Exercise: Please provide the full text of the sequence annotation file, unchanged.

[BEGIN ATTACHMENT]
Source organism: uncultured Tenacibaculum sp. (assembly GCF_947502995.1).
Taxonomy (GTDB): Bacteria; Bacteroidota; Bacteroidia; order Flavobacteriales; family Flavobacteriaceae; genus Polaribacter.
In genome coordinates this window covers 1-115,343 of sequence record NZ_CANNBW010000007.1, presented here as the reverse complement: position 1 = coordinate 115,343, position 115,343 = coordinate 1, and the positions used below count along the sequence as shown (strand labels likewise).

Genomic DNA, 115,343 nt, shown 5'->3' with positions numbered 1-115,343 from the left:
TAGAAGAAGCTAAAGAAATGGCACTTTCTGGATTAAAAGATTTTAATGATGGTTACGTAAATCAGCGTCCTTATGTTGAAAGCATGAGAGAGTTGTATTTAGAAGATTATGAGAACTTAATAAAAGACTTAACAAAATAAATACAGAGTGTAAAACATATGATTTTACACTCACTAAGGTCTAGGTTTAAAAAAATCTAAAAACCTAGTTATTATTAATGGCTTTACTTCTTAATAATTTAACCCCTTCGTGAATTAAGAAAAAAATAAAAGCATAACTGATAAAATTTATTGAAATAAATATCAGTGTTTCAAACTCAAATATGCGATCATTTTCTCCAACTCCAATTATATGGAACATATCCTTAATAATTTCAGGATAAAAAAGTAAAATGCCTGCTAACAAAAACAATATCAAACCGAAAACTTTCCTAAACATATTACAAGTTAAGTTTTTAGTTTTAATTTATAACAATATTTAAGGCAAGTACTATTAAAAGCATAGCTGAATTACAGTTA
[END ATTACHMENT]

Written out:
Source organism: uncultured Tenacibaculum sp. (assembly GCF_947502995.1).
Taxonomy (GTDB): Bacteria; Bacteroidota; Bacteroidia; order Flavobacteriales; family Flavobacteriaceae; genus Polaribacter.
In genome coordinates this window covers 1-115,343 of sequence record NZ_CANNBW010000007.1, presented here as the reverse complement: position 1 = coordinate 115,343, position 115,343 = coordinate 1, and the positions used below count along the sequence as shown (strand labels likewise).

Genomic DNA, 115,343 nt, shown 5'->3' with positions numbered 1-115,343 from the left:
TAGAAGAAGCTAAAGAAATGGCACTTTCTGGATTAAAAGATTTTAATGATGGTTACGTAAATCAGCGTCCTTATGTTGAAAGCATGAGAGAGTTGTATTTAGAAGATTATGAGAACTTAATAAAAGACTTAACAAAATAAATACAGAGTGTAAAACATATGATTTTACACTCACTAAGGTCTAGGTTTAAAAAAATCTAAAAACCTAGTTATTATTAATGGCTTTACTTCTTAATAATTTAACCCCTTCGTGAATTAAGAAAAAAATAAAAGCATAACTGATAAAATTTATTGAAATAAATATCAGTGTTTCAAACTCAAATATGCGATCATTTTCTCCAACTCCAATTATATGGAACATATCCTTAATAATTTCAGGATAAAAAAGTAAAATGCCTGCTAACAAAAACAATATCAAACCGAAAACTTTCCTAAACATATTACAAGTTAAGTTTTTAGTTTTAATTTATAACAATATTTAAGGCAAGTACTATTAAAAGCATAGCTGAATTACAGTTA